Cryopreservation of Ovarian Cortex in Girls With Turner Syndrome
This trial is active, not recruiting.
|Conditions||turner syndrome, ovarian insufficiency|
|Sponsor||Assistance Publique - Hôpitaux de Paris|
|Collaborator||Groupe Hospitalier Pitie-Salpetriere|
|Start date||January 2011|
|End date||July 2016|
|Trial size||47 participants|
|Trial identifier||NCT01410045, P081204|
Ovarian insufficiency is common in Turner syndrome related to premature and rapid follicular apoptosis and spontaneous pregnancies are rare in this population. Ovarian cryopreservation has been used in an effort to preserve fertility in patients undergoing treatments which lead to premature and severe ovarian insufficiency. This study aims to assess the relevance of ovarian tissue cryopreservation in girls with Turner syndrome. Based on ovarian follicular density as primary outcome and karyotypic, clinical and hormonal markers as secondary outcomes, analysis of the study will allow to select the patients to whom the procedure would benefit the most.
|Endpoint classification||efficacy study|
|Intervention model||single group assignment|
the ovarian follicular density
time frame: at the time of the ovariectomy
measure hormonal markers
time frame: Before the ovariectomy, 1 month and 12 months after the ovariectomy
Female participants from 1 year up to 25 years old.
Inclusion criteria : - girls aged from 1 to 25 years included, - with Turner syndrome or mosaic - patients aged more than 18 will only have ovarian insufficiency dated less than 5 years - without any severe disease, particularly of cardiovascular type - whose agreement to participate to the study has been signed by the parents - whose agreement to participate to the study has been signed by majority age patient Exclusion criteria : - girls aged less than one year and over 25 years old - if any surgery would be contra-indicated - ovary alone presence - Well-known infection by HIV, and/or HBV, and/or HCV and/or syphilis TPHA VDRL - No social coverage affiliate
|Official title||Cryopreservation of Ovarian Cortex in Girls With Turner Syndrome : Karyotypic, Clinical and Hormonal Criteria to Screen Patients|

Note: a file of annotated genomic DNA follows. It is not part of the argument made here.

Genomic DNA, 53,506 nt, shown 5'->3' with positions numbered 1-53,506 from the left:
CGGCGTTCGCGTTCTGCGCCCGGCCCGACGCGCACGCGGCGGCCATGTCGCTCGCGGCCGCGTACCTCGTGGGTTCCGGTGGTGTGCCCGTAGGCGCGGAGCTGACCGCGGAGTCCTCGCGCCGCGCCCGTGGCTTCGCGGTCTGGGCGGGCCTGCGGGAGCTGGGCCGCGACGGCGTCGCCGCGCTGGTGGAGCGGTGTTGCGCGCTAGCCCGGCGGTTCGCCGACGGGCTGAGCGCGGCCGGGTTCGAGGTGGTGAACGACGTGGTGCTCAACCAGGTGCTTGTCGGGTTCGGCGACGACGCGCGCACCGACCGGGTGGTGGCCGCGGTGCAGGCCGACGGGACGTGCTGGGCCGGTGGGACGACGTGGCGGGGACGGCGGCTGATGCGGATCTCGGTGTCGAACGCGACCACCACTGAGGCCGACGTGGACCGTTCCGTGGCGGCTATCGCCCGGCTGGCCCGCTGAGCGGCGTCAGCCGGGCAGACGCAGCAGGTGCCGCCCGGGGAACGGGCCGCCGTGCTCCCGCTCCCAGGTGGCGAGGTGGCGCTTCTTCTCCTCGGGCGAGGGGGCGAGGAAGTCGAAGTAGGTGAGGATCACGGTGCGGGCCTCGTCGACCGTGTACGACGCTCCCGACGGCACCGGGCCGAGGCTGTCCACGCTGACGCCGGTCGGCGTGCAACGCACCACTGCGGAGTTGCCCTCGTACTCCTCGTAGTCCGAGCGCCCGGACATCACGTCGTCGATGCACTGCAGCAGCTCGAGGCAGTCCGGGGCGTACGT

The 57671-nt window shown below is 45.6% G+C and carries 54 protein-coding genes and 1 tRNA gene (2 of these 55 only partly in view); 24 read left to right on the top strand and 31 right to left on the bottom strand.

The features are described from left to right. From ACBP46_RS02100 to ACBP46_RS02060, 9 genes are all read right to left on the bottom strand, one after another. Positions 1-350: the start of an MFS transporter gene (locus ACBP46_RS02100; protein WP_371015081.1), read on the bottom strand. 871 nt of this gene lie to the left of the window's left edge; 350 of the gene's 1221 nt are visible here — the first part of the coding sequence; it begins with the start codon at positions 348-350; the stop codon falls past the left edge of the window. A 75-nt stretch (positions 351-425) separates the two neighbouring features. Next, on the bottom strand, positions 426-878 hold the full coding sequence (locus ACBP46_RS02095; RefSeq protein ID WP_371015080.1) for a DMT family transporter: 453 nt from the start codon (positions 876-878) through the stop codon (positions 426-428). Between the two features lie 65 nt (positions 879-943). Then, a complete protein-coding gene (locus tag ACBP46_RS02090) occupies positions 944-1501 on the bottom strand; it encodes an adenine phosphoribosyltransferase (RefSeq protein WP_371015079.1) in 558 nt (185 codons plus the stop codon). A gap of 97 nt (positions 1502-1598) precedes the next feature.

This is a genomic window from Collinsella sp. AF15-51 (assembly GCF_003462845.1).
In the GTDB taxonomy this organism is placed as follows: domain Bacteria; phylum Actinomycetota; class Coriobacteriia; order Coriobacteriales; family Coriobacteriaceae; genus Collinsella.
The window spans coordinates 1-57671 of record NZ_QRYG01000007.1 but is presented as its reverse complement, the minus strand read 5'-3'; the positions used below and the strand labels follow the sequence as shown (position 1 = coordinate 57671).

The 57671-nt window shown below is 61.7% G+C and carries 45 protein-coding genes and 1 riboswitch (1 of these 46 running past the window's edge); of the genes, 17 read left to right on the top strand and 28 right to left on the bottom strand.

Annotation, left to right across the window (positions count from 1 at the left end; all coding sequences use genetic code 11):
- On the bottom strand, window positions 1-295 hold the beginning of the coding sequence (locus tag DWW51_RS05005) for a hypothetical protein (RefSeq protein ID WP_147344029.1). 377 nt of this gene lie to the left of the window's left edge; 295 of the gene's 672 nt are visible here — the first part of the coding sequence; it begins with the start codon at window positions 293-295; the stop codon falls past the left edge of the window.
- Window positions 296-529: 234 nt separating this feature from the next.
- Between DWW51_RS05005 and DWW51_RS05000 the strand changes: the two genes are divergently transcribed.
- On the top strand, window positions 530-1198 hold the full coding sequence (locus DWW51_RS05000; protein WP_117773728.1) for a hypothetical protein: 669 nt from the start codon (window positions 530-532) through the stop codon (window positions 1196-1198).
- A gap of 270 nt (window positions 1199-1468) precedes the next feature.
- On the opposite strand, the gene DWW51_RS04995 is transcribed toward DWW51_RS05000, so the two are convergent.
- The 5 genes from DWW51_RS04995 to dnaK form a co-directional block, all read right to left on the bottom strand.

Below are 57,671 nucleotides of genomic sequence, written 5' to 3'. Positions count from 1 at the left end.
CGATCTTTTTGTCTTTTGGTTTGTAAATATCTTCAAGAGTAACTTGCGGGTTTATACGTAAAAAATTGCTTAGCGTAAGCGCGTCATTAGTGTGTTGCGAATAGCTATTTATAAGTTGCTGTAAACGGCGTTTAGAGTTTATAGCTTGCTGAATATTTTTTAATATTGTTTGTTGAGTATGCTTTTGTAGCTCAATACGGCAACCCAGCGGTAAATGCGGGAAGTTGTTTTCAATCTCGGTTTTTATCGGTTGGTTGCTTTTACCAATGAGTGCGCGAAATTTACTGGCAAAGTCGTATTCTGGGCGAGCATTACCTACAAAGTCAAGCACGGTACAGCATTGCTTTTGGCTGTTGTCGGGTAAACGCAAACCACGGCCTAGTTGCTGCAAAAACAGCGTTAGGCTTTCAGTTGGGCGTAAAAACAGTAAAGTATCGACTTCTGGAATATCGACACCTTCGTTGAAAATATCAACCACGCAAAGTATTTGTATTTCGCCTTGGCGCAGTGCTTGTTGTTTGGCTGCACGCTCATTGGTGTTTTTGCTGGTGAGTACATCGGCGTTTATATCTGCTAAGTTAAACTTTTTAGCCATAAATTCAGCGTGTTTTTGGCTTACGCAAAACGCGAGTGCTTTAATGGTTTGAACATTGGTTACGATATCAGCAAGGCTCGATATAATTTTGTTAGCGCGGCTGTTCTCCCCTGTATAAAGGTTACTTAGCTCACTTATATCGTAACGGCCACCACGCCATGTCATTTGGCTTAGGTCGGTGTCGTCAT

|Principal investigator||Lise Duranteau, MD, PhD|
|Description||Turner syndrome (TS) is characterized by the absence of all or part of a normal second X chromosome and occurs in about 1/2,500 live-born girls. Spontaneous fertility is rare among patients with TS related to premature apoptosis of ovarian follicles. Spontaneous puberty and fertility has been reported mostly in patients with mosaic karyotype or small X deletions. There is robust evidence that follicles can be observed in ovaries in girls with TS. However, follicular density and quality seems to be largely influenced by karyotype, ovarian morphology and endocrine competence. There are no clear-cut clinical or hormonal markers to assess the ovarian reserve in girls with TS but markers of ovarian function used in women with premature ovarian insufficiency are measured. In TS, it is now fundamental to be able to evaluate the prognosis of the ovarian function and the degree of fertility to provide the relevant information to girls and their parents and to discuss possibilities of motherhood if any. Ovarian cryopreservation has been used in an effort to preserve fertility in patients undergoing treatments which lead to premature and severe ovarian insufficiency. This study aims to assess the relevance of ovarian tissue cryopreservation in girls with Turner syndrome. Based on ovarian follicular density as primary outcome and karyotypic, clinical and hormonal markers as secondary outcomes, analysis of the study will allow to screen the patients to whom the procedure would benefit the most. Girls who will be operated will accept to come for a follow-up visit at one and 12 months after the surgery. It is expected to have clinical and hormonal information through a long follow up performed by the referred paediatrician. Results of the study will allow us to select patients with TS who will benefit the most of this fertility preservation procedure based on karyotypic, clinical and hormonal profile.|
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